fibTOF: 3D chemical imaging with nanometer resolution

By adding focused ion beam secondary ion mass spectrometry (FIB-SIMS) capabilities to FIB-SEM microscopes, TOFWERK’s fibTOF allows sensitive chemical imaging with nanometer resolution and in three dimensions.

  • Allows sensitive detection of light elements, like hydrogen, fluorine, lithium and boron
  • Enables 3D chemical imaging of all elements with depth profiling resolution of less than 10 nm and lateral resolution of less than 50 nm
  • Explicit elemental identification with a high mass resolving power
  • Isotopic imaging for experiments to analyze diffusion, transport, or reaction mechanisms
  • Can be used with leading commercially available FIB-SEM microscopes without affecting the quality of images

Advancing FIB-SIMS without compromise

The fibTOF instrument adds 3D chemical imaging capabilities to FIB-SEM microscopes.

Secondary ion mass spectrometry (SIMS) is a proven method where a powerful beam of ions is used for sample sputtering. This causes the ejection of both charged particles (secondary ions) and neutral particles.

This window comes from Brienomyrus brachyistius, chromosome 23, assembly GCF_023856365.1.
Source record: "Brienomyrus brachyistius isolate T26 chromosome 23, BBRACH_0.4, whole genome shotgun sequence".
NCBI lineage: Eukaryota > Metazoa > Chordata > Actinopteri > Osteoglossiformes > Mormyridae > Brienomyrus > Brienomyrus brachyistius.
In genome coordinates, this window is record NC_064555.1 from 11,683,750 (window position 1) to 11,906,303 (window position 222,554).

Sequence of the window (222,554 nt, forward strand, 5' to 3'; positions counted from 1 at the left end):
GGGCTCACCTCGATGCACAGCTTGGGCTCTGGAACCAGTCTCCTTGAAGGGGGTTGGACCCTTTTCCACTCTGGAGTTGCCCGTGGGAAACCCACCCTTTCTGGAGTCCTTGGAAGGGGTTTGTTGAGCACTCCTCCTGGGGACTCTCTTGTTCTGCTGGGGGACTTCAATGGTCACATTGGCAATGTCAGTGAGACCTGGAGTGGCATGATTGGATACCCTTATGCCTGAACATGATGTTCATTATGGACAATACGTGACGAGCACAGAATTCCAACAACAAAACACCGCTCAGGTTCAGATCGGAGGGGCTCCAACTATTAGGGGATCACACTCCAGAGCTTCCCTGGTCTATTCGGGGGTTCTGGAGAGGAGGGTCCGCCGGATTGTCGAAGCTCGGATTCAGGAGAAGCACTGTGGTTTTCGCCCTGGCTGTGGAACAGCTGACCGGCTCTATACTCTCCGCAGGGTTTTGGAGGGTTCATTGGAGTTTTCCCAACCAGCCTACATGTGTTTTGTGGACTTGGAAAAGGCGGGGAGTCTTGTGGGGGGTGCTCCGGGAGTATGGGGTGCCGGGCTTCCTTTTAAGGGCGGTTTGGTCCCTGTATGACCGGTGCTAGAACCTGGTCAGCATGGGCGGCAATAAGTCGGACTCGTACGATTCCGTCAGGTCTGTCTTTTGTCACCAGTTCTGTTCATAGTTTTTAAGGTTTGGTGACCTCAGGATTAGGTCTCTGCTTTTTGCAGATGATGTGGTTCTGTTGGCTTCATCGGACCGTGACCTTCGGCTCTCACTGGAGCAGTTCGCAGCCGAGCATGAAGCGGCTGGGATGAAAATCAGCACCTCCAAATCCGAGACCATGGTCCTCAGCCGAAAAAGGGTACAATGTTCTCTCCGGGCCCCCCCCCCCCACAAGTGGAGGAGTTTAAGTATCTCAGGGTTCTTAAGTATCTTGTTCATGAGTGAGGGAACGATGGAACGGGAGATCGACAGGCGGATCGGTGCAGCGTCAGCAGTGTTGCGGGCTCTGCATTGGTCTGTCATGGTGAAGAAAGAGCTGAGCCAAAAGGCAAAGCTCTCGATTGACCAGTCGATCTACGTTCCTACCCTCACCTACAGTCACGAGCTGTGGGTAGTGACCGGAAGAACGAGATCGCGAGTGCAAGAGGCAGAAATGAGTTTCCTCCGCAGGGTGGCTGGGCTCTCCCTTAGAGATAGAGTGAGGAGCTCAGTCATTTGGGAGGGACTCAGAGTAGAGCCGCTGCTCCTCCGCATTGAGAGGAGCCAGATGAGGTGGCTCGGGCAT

The sputtered ions are quantified by a mass analyzer, offering chemical data about the specimen. SIMS has a superior depth resolution (the secondary ions come solely from the sample surface) and exceptional lateral resolution when an appropriately fine primary ion beam is scanned over the specimen.

fibTOF: 3D chemical imaging with nanometer resolution

Image Credit: TOFWERK

The combination of fibTOF and FIB-SEM microscope allows SIMS measurements with exceptional imaging performance without affecting EDX/SEM measurements. The time-of-flight mass analyzer of the fibTOF invariably acquires an entire mass spectrum, making it possible to visualize any target ions during the post-processing of data.

3D chemical imaging

In the following image, the fibTOF data set shows the dispersion of aluminum ions in the top layers of a vertical-cavity surface-emitting laser. In this case, the vertical scale has been exaggerated and matches to a depth of less than 2 µm. The field of view is 10 x 10 µm.

Image Credit: Image provided by Empa